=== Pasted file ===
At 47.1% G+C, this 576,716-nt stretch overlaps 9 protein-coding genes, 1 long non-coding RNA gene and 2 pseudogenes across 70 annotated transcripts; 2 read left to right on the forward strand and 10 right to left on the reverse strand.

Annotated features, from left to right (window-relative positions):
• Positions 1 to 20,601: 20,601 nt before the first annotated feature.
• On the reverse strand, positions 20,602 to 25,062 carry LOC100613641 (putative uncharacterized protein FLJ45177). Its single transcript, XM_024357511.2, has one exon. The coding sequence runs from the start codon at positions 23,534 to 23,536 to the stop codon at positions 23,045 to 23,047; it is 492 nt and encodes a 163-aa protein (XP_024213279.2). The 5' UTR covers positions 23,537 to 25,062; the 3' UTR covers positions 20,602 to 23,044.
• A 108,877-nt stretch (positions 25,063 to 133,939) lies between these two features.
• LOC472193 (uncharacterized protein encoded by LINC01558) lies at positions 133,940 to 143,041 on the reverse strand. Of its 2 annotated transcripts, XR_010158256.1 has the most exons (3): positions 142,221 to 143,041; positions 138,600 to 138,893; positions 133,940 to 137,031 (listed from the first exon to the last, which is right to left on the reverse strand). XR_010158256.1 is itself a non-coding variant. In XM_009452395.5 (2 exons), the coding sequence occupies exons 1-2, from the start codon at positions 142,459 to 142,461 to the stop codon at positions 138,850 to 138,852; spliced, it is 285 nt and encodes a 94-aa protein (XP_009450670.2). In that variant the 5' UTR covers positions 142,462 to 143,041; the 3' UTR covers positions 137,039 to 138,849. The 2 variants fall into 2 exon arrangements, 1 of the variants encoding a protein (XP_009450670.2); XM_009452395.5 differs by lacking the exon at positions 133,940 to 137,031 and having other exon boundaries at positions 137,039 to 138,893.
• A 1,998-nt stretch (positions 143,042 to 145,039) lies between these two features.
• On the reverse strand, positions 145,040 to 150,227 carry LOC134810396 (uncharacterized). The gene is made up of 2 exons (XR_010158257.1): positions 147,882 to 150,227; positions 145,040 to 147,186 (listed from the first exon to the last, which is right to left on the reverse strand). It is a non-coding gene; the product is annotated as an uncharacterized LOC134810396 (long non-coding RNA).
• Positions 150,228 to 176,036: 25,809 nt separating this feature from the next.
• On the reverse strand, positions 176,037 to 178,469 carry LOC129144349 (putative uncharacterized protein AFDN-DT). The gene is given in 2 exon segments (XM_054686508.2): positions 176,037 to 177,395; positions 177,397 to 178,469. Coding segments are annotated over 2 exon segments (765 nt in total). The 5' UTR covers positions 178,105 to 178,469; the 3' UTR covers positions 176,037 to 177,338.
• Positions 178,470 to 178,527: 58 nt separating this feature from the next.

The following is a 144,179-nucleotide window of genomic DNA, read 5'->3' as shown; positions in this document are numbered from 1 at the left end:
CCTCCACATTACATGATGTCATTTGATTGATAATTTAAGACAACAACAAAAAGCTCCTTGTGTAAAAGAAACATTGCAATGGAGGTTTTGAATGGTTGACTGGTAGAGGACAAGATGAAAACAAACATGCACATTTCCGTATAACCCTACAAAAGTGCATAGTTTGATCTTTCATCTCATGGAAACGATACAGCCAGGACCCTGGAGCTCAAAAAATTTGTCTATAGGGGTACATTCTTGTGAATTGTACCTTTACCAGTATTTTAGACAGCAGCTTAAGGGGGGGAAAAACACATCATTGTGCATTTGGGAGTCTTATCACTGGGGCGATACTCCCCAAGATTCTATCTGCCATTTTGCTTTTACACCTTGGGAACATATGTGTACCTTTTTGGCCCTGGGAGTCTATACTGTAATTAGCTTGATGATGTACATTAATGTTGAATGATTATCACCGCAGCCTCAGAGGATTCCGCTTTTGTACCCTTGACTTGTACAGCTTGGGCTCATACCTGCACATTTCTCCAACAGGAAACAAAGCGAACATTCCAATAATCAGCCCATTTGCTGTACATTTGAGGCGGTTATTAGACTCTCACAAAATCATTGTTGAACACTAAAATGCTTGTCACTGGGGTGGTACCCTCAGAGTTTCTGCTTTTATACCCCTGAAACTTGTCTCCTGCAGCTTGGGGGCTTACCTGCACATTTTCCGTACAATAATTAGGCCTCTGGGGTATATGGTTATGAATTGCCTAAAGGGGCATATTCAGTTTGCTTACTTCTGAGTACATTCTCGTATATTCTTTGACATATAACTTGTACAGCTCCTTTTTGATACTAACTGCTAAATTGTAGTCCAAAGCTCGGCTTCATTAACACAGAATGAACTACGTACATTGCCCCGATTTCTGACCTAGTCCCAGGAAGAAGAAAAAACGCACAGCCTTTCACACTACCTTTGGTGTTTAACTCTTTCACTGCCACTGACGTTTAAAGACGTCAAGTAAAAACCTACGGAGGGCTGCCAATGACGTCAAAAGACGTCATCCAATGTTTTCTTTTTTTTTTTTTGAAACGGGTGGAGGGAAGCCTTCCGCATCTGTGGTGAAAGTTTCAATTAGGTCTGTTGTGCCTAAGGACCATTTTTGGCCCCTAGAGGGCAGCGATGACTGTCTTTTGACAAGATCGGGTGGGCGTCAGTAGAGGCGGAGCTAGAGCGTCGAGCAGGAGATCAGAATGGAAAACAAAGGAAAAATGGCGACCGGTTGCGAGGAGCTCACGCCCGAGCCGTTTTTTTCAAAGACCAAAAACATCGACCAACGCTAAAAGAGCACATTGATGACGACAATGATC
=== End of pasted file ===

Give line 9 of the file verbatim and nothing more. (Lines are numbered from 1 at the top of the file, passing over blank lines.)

• Positions 150,228 to 176,036: 25,809 nt separating this feature from the next.